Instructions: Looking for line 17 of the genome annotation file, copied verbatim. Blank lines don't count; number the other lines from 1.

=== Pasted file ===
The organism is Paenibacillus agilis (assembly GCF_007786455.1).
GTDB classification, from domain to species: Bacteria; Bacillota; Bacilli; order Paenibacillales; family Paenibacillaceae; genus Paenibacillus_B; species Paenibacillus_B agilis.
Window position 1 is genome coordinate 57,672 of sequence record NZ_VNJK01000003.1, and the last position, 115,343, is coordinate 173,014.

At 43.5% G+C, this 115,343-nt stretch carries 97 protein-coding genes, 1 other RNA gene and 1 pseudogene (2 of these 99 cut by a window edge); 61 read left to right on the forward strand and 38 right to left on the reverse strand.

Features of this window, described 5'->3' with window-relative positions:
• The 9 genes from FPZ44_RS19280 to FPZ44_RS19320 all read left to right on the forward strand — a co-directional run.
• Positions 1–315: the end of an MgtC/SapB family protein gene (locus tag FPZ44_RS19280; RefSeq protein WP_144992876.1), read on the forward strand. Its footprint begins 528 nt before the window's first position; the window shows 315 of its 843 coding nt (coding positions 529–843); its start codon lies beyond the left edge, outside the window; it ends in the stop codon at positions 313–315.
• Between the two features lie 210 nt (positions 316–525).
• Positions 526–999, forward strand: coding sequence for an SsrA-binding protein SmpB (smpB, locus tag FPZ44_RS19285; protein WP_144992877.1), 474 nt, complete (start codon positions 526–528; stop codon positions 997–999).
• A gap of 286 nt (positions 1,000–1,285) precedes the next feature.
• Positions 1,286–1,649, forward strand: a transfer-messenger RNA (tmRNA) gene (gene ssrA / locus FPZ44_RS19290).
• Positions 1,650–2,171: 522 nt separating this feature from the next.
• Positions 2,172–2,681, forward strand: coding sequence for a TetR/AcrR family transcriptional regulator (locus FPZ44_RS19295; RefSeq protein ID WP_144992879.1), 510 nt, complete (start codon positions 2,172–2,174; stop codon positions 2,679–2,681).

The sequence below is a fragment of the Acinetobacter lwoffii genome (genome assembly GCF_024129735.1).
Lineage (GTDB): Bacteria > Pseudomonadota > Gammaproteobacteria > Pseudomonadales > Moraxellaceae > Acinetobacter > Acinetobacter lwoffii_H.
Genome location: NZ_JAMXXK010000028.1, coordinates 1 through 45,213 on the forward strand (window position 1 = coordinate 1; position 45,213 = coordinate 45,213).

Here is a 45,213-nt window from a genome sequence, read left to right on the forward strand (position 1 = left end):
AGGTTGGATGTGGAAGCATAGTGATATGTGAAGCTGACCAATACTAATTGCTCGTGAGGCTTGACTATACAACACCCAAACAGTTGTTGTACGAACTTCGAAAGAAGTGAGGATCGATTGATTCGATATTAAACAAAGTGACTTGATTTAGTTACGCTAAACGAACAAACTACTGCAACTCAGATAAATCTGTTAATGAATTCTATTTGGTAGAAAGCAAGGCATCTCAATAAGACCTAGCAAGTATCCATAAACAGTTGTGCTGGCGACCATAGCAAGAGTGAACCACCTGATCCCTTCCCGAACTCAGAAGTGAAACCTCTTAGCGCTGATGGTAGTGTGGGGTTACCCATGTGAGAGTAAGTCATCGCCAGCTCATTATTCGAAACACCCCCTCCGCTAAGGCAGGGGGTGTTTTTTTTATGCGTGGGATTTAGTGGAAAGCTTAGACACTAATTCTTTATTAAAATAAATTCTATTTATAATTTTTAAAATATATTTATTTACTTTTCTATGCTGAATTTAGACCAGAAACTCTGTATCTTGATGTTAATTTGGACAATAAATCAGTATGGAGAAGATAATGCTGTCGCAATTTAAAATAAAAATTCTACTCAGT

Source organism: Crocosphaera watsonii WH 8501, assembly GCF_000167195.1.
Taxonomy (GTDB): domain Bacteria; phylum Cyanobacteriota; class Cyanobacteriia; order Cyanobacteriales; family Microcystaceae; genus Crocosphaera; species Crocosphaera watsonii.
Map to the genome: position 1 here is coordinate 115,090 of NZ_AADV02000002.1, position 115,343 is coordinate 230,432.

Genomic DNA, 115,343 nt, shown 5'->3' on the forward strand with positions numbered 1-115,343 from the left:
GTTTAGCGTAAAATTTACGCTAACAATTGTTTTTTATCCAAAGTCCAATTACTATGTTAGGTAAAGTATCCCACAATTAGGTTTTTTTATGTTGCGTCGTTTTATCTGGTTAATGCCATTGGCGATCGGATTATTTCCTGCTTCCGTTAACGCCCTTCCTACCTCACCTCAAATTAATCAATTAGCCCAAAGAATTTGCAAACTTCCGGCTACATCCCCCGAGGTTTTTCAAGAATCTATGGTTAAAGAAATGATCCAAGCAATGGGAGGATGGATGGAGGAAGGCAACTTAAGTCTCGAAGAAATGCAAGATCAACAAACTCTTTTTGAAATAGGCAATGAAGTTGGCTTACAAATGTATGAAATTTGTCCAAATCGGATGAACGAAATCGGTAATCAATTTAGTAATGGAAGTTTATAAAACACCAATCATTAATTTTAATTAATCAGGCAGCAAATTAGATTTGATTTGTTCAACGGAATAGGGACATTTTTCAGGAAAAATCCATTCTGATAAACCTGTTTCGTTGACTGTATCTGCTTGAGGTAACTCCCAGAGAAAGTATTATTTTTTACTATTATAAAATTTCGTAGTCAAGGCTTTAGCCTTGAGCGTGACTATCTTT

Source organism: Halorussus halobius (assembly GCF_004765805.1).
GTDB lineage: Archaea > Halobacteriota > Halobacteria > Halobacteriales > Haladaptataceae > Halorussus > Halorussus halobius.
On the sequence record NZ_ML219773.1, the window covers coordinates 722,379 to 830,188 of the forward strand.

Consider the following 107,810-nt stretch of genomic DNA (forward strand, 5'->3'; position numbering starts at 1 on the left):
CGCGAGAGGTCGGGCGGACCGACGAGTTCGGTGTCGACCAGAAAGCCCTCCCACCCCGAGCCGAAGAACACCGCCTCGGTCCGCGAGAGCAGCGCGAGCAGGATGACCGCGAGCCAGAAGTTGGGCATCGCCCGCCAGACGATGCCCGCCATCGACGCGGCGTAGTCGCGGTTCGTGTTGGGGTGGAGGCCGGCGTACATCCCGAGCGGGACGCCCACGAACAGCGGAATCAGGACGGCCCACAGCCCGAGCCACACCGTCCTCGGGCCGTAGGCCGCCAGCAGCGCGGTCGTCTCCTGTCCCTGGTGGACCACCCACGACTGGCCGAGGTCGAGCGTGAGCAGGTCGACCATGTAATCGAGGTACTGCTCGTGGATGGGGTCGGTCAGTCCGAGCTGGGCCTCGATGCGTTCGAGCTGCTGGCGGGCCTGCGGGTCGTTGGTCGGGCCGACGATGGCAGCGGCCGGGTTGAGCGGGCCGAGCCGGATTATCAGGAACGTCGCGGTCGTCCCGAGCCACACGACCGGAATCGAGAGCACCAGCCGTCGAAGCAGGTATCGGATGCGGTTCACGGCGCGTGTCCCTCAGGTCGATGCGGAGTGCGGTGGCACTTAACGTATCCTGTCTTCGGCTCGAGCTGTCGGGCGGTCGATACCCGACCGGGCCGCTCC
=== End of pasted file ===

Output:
Here is a 45,213-nt window from a genome sequence, read left to right on the forward strand (position 1 = left end):